In response to this, Eskom has decided to install a ground water desalination plant at Koeberg nuclear power station. This process entails removing salts and other contaminants from ground water to make it suitable for human consumption. In this instance, ground water from the aquarium located near the power station will be desalinated for use at Koeberg nuclear power station for its daily needs.
The objective of this project is to reduce Koeberg’s dependency on, and consumption of, municipal water supplied by the City of Cape Town. This effort contributes to the city’s goal, which is to reduce water consumption by 100 megalitres per day.
It will also ensure that the power station has an adequate supply of water available, should the City of Cape Town run out of water.
In addition, the implementation of a desalination plant will provide Koeberg nuclear power station with a reliable water supply during drought periods to ensure safe and reliable operations.
Implemenation in two phases
The implementation of a desalination plant is split into two phases.
The first phase would be an installation of a simplified mobile unit. The second phase would focus more on the strengthening and integration of the desalination plant with other systems in the power station to increase its capacity.
Koeberg already has a useful water infrastructure and the required permits for ground water desalination. The fact that ground water desalination is now much more cost-effective than previously supports the implementation of a desalination plant.
It is important for Eskom to mitigate and even eliminate the risk posed by the shortage of water in the Western Cape to operations at Koeberg. Given the importance of the Koeberg nuclear power station to the Western Cape economy and to South Africa, it is essential for Koeberg to be resilient.
As a result, Koeberg has seen the need to fast track the implementation of a desalination plant to ensure that the risk posed by the current drought to its operations is limited.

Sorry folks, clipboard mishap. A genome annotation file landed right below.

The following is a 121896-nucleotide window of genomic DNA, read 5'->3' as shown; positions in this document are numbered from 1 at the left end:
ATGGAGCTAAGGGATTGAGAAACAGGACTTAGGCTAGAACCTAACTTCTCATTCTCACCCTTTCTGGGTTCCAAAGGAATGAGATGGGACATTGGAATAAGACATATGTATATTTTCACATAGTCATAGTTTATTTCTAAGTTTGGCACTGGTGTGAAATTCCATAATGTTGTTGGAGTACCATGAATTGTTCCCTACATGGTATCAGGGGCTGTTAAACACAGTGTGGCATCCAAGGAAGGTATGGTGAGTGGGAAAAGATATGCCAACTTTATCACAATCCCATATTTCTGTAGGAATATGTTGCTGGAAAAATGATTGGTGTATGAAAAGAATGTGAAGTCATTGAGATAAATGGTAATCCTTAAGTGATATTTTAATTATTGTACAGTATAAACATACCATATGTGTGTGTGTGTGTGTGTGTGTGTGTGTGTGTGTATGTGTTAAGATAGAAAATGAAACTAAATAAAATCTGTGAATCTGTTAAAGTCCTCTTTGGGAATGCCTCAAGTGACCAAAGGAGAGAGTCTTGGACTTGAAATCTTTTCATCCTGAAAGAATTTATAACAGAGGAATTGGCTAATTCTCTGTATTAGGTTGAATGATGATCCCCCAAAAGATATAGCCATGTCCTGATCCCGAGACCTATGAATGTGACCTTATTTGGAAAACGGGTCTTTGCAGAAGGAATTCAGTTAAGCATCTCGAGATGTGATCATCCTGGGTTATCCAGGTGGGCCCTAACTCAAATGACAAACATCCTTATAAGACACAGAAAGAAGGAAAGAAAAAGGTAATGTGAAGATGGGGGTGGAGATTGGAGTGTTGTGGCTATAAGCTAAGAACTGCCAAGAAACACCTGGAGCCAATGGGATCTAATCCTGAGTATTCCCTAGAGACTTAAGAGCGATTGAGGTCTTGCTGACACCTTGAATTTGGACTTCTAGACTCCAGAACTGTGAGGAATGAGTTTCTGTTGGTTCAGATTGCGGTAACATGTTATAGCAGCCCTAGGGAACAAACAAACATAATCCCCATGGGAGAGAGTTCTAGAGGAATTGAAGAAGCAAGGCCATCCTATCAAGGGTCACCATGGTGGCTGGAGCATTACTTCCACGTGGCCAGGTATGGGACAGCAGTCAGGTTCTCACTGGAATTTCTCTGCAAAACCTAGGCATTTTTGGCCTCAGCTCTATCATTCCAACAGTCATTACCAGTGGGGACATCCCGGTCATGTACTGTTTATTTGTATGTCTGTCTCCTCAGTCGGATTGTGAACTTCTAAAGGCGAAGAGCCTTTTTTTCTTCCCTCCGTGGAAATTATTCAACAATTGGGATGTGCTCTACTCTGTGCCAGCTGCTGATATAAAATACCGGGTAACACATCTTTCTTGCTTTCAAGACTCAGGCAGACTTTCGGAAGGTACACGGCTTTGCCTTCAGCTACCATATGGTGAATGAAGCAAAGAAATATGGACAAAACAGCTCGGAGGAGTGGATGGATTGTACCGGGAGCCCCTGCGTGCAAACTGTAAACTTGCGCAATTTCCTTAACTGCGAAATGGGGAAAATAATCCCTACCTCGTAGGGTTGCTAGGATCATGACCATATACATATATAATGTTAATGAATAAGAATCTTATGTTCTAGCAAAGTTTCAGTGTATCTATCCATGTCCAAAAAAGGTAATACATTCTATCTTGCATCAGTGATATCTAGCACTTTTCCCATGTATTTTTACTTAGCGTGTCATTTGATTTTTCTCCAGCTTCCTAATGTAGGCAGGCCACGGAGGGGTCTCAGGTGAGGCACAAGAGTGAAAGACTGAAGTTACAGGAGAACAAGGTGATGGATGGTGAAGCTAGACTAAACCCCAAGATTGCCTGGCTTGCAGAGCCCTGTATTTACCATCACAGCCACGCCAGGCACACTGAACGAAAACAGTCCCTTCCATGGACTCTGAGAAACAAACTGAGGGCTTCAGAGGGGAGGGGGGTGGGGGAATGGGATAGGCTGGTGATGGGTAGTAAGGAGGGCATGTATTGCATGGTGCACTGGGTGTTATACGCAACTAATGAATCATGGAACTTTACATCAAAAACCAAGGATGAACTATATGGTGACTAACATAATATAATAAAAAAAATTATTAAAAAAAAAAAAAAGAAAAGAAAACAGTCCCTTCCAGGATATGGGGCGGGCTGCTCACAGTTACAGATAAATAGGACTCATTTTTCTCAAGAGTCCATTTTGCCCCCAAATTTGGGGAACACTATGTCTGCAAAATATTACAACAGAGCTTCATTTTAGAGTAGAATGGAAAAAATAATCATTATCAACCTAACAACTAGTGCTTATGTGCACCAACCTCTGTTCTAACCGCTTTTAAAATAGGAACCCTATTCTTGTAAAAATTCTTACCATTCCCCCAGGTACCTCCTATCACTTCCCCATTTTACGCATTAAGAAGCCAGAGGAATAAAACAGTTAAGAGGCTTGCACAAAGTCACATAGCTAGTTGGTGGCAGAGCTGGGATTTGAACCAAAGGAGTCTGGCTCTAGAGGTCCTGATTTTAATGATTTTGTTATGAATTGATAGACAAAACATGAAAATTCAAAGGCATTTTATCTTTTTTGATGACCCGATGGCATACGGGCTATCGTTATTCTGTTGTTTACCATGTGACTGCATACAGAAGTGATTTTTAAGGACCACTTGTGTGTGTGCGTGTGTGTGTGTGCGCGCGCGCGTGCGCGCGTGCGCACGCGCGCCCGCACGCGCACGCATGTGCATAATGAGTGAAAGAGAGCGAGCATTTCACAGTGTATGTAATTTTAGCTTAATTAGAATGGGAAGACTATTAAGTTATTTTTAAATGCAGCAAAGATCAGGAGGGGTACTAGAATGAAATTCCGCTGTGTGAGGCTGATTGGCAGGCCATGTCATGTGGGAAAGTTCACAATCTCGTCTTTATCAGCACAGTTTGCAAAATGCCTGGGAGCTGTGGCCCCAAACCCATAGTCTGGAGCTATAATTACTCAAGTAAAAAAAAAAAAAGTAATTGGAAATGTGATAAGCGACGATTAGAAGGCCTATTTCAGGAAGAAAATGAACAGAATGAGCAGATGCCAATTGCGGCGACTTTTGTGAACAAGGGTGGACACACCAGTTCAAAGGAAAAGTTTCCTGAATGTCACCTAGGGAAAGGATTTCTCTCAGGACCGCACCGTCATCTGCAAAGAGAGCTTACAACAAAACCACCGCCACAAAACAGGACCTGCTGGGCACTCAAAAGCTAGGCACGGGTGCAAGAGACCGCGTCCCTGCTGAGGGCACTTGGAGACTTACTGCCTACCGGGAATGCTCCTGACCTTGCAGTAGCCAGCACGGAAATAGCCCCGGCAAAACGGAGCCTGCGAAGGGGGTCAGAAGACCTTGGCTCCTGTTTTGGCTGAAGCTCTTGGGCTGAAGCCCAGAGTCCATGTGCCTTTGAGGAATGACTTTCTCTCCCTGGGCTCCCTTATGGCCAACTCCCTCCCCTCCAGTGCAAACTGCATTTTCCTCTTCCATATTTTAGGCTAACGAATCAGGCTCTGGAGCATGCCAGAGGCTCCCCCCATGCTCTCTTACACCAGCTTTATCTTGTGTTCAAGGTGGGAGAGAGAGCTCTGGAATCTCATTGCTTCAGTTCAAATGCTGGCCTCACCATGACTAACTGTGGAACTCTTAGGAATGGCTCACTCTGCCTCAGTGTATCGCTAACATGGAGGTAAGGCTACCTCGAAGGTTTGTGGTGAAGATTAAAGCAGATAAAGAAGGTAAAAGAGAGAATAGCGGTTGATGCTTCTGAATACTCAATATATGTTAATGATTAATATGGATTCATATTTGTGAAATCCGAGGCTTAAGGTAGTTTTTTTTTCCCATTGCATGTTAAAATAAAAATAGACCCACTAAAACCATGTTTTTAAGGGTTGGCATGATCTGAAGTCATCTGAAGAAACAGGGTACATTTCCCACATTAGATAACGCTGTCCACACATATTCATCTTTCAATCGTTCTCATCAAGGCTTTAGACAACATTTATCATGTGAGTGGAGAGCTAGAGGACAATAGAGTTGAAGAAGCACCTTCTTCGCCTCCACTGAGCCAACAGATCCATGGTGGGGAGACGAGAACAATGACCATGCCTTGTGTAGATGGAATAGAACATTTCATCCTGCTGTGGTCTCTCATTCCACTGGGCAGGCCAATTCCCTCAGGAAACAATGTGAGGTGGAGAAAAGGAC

Eskom has set stringent targets for implementing this project. A request for proposals has been published on Eskom’s website, calling for appropriate suppliers to respond. The risk to meeting the challenging implementation schedule that has been set out by Eskom will be the ability of the market to appropriately respond to Eskom’s request in time.
In addition to the initiatives that are under way at Koeberg, Eskom is collaborating with the City of Cape Town to pilot a sea water desalination plant using some of the Koeberg’s infrastructure. This project will provide the city with the necessary information to decide on the viability of similar projects on a large scale.
If successful, this might lead to a future where sea water desalination form part of the city’s water supply mix pending approval by all parties concerned.
Like electricity, adequate and reliable supply of water is essential for the economic sustainability of the city. Eskom has taken a stance to be part of the solution by availing itself of resources to help alleviate the situation, while mitigating the risk to its operations at Koeberg nuclear power station.
After all, the principles of good corporate citizenship demand that companies minimise the negative impact of their operations on society and environment.